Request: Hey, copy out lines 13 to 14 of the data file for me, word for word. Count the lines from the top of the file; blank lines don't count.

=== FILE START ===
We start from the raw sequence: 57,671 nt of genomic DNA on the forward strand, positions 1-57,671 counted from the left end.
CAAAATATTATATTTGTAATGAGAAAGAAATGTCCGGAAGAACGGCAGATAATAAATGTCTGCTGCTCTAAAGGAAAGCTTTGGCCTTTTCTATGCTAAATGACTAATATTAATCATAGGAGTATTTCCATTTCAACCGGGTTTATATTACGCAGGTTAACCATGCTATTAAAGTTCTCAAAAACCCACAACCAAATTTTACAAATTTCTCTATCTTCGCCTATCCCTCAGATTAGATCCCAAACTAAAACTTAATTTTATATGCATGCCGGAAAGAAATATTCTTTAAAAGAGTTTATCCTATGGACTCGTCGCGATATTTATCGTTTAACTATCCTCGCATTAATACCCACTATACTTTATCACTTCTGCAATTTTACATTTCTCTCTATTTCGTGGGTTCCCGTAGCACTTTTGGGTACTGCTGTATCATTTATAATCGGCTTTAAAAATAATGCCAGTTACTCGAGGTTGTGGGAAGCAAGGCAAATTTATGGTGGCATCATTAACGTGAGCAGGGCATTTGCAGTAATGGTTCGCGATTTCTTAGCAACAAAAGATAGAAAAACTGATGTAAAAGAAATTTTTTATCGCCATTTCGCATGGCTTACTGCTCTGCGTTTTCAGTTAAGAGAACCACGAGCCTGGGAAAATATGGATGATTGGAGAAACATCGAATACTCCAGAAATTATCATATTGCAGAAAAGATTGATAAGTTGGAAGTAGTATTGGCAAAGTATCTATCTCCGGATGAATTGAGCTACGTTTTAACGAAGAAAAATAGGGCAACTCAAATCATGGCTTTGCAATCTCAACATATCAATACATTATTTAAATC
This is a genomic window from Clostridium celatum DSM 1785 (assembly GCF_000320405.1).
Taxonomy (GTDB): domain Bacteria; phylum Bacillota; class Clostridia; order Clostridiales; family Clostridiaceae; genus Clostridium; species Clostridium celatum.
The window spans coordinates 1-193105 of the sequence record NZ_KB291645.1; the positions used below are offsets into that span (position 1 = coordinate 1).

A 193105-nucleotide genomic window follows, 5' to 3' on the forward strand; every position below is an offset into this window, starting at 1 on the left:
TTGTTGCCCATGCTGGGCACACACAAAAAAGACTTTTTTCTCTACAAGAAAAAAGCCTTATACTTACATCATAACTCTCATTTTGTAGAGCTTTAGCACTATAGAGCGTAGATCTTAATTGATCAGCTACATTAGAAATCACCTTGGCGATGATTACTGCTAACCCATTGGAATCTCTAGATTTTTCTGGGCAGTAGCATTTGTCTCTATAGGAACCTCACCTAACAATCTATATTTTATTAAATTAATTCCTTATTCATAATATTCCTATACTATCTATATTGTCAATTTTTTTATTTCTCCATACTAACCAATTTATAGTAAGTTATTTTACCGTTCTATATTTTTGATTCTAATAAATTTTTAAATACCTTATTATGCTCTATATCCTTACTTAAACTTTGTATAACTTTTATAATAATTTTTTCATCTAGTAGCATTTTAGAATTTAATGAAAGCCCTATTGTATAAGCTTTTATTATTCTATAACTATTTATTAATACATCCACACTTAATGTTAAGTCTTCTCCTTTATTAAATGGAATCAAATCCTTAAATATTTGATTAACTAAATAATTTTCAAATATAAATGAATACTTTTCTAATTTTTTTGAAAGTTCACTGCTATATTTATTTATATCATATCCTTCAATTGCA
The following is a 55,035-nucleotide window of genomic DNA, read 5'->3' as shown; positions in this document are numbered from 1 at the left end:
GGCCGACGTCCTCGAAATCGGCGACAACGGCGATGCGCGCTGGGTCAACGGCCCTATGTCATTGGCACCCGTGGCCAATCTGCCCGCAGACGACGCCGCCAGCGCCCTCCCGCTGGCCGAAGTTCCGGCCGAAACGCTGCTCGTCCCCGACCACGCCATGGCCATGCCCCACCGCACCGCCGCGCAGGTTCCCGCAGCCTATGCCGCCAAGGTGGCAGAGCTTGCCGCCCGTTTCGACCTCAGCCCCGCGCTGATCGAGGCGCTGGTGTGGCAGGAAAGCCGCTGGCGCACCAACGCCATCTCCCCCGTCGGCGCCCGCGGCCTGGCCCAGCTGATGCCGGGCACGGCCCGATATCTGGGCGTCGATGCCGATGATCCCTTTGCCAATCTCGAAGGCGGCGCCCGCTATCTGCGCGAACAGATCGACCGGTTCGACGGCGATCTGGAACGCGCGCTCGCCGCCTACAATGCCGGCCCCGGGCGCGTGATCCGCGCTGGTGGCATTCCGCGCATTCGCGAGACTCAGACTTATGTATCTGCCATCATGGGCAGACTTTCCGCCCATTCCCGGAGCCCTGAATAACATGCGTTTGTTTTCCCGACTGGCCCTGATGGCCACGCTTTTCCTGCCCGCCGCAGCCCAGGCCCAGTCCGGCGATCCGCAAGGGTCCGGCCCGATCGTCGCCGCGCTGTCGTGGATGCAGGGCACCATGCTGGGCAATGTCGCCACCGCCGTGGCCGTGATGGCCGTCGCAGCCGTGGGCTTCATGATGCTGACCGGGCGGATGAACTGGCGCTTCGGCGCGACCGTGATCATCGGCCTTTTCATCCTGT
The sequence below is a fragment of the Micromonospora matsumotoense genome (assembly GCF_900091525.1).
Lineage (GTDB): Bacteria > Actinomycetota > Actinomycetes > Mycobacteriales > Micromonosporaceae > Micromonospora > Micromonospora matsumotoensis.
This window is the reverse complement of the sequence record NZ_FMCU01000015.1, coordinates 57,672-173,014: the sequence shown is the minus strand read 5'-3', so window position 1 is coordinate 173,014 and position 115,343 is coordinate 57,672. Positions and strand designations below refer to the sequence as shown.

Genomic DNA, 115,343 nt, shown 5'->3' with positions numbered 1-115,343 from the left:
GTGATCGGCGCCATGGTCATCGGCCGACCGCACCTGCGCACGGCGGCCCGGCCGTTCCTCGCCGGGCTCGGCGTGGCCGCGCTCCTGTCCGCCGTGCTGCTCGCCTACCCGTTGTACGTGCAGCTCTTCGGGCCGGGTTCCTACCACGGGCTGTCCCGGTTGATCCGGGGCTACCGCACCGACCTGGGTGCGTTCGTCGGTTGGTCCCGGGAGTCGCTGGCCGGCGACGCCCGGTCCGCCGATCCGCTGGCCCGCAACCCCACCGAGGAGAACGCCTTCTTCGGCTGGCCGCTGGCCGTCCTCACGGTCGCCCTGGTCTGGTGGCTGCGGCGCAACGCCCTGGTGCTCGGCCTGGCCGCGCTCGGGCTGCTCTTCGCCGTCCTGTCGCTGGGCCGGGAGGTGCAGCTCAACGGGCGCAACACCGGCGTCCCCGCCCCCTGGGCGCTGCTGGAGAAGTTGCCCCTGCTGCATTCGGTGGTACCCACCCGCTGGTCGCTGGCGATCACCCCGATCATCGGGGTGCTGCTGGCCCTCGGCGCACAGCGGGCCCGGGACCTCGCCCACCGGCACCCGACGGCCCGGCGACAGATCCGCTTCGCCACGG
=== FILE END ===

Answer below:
Genomic DNA, 115,343 nt, shown 5'->3' with positions numbered 1-115,343 from the left:
GTGATCGGCGCCATGGTCATCGGCCGACCGCACCTGCGCACGGCGGCCCGGCCGTTCCTCGCCGGGCTCGGCGTGGCCGCGCTCCTGTCCGCCGTGCTGCTCGCCTACCCGTTGTACGTGCAGCTCTTCGGGCCGGGTTCCTACCACGGGCTGTCCCGGTTGATCCGGGGCTACCGCACCGACCTGGGTGCGTTCGTCGGTTGGTCCCGGGAGTCGCTGGCCGGCGACGCCCGGTCCGCCGATCCGCTGGCCCGCAACCCCACCGAGGAGAACGCCTTCTTCGGCTGGCCGCTGGCCGTCCTCACGGTCGCCCTGGTCTGGTGGCTGCGGCGCAACGCCCTGGTGCTCGGCCTGGCCGCGCTCGGGCTGCTCTTCGCCGTCCTGTCGCTGGGCCGGGAGGTGCAGCTCAACGGGCGCAACACCGGCGTCCCCGCCCCCTGGGCGCTGCTGGAGAAGTTGCCCCTGCTGCATTCGGTGGTACCCACCCGCTGGTCGCTGGCGATCACCCCGATCATCGGGGTGCTGCTGGCCCTCGGCGCACAGCGGGCCCGGGACCTCGCCCACCGGCACCCGACGGCCCGGCGACAGATCCGCTTCGCCACGG